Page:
Air traffic control lost contact with the aircraft at 8:47 p.m. Friday and his flight ended on the heavily wooded 230-acre Ketron Island, which has a population of about 20, igniting a forest fire that was still smoking Saturday. Russell is presumed dead. No one on the ground was injured.
The insider threat is a difficult one to counter. Many of the protective measures involve using background checks, such as criminal screens conducted on airline ground crews such as baggage handlers and tow operators, to ensure that anyone inside a secure area does not pose a security risk. Though the employee was at the end of his shift — and had no purpose approaching the aircraft — he did have the right to be in the area where he made his heist, according to Brad Tilden, chief executive of Alaska Air Group, the parent company of Horizon.
FAA regulations require pilots to undergo periodic physical examinations that may include questions about their psychological condition. Additionally, if the FAA receives information from another source about a mental-health issue, the agency may request a psychological evaluation. But no such evaluations are required for grounds-crew members.
The investigation into the aircraft theft will likely include a more detailed look at the scope of the screenings conducted on airline employees who have access to the ramps and also their ability to enter grounded aircraft.
“We pride ourselves on being a leader in safety and we will be a leader on this issue,” Tilden said at a news conference Saturday morning. “But we’re less than 24 hours after the incident. It’s far too early to say what additional procedures we might implement.”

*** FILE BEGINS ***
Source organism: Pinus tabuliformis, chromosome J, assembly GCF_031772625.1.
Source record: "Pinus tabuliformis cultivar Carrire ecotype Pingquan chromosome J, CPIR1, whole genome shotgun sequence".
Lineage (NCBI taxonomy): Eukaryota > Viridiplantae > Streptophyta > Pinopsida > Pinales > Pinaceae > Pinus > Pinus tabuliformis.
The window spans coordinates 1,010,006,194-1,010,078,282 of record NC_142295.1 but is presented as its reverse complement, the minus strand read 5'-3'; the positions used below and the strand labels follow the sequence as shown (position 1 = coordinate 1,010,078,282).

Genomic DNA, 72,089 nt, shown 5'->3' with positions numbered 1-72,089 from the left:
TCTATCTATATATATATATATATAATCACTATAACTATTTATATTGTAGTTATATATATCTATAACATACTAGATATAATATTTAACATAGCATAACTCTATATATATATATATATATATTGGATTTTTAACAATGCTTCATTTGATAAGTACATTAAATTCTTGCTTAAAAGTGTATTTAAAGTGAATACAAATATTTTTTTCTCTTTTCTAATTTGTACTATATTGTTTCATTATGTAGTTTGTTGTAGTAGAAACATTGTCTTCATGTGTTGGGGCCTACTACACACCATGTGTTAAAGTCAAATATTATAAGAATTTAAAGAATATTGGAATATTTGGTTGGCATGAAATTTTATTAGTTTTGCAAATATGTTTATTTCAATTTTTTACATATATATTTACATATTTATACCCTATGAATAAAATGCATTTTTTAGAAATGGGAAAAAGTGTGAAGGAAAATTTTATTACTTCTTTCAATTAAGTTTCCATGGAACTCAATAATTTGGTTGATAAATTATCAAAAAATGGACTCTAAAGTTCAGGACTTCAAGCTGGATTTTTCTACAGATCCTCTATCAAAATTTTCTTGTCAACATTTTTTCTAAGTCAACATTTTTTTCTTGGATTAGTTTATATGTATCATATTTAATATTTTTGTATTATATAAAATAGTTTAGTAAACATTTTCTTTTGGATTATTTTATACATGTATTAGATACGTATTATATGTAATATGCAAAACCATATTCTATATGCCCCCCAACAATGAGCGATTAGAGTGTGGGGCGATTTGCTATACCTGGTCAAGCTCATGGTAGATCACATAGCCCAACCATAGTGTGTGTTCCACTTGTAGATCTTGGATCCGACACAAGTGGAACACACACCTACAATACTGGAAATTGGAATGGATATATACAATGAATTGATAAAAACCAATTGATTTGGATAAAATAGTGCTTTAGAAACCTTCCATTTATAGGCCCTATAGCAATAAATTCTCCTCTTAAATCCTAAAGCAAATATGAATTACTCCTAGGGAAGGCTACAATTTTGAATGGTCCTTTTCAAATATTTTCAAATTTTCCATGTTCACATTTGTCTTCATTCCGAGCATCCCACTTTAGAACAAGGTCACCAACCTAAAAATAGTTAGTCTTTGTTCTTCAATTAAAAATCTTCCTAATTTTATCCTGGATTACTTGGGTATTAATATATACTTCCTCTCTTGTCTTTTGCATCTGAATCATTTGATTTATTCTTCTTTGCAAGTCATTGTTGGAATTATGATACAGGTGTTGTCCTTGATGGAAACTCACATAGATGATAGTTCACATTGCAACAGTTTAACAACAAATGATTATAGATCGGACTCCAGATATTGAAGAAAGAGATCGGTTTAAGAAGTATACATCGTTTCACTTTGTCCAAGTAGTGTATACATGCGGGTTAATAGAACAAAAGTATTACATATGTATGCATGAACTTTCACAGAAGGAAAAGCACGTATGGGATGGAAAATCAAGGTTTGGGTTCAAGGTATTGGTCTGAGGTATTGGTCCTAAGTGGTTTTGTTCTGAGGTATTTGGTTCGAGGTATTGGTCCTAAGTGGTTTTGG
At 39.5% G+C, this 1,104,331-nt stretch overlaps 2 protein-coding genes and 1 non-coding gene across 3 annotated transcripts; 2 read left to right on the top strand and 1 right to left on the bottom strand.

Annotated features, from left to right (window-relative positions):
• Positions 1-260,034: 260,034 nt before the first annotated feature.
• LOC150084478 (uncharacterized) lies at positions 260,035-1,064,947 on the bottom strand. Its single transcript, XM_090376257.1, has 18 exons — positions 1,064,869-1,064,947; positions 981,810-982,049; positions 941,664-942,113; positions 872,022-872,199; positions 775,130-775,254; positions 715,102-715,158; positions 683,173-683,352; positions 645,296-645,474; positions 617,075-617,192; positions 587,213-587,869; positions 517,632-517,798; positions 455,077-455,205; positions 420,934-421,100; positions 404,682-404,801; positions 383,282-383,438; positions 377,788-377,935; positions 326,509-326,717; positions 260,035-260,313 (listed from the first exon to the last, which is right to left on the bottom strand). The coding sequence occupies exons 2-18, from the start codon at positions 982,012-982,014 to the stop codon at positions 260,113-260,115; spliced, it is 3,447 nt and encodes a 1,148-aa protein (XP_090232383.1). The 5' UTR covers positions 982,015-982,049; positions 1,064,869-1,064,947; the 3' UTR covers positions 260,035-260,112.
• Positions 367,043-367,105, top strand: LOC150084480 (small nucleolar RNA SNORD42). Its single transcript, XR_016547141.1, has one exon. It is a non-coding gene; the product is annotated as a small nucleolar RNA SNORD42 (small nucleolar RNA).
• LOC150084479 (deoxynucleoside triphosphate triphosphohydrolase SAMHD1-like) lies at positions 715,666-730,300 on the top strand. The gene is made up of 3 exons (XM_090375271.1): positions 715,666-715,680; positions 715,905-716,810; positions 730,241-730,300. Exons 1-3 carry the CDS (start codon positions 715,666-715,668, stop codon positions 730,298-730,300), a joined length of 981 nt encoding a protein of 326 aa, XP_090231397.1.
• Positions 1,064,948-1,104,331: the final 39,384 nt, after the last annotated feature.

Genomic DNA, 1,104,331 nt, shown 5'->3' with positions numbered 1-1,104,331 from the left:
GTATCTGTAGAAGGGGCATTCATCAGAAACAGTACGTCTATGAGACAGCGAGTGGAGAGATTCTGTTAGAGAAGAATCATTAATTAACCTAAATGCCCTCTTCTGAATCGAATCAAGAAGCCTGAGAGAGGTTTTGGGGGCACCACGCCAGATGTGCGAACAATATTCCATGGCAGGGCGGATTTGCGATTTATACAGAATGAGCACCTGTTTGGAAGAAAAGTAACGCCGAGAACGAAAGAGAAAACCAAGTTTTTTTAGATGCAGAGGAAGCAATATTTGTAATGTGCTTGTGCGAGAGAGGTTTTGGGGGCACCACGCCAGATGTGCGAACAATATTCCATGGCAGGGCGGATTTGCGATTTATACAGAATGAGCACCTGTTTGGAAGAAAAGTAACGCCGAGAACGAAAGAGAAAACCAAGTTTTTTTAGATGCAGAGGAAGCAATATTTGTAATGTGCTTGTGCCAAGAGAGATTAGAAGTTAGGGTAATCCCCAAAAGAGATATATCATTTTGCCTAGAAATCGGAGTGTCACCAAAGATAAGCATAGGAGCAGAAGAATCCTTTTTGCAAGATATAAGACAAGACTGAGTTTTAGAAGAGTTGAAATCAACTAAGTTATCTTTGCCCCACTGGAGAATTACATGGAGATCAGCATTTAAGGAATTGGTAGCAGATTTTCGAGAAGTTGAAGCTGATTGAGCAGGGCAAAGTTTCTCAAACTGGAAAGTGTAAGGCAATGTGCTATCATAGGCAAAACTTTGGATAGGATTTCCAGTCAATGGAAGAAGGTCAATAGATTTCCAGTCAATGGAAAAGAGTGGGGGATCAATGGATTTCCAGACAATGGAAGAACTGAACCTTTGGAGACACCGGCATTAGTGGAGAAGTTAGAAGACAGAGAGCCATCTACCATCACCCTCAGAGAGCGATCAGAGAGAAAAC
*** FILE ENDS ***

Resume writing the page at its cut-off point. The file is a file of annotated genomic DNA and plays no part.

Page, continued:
One of the big unknowns is how Russell gained enough skills to get the Bombardier Q400 aircraft off the ground and fly it, since he apparently did not have a pilot’s license, according to Alaska Airlines officials.
According to Tilden, the aircraft took off at 7:32 from Sea-Tac, and the pilot flew for more than an hour before air traffic control — communicating through a ground control frequency — lost communications with him. During that time, as he flew south and then edged west over the water as two Portland-based F-15 fighter jets tailed him, he performed some impressive flying feats.
“There were some maneuvers done that were incredible,” said Gary Beck, chief executive officer of Horizon.
It was not immediately known if Russell had ever taken flight lessons. At one point, when an air traffic controller tries to get a pilot to give Russell guidance on how to control the plane, Russell responds: “Nah, I don’t need that much help. I’ve played some video games before.”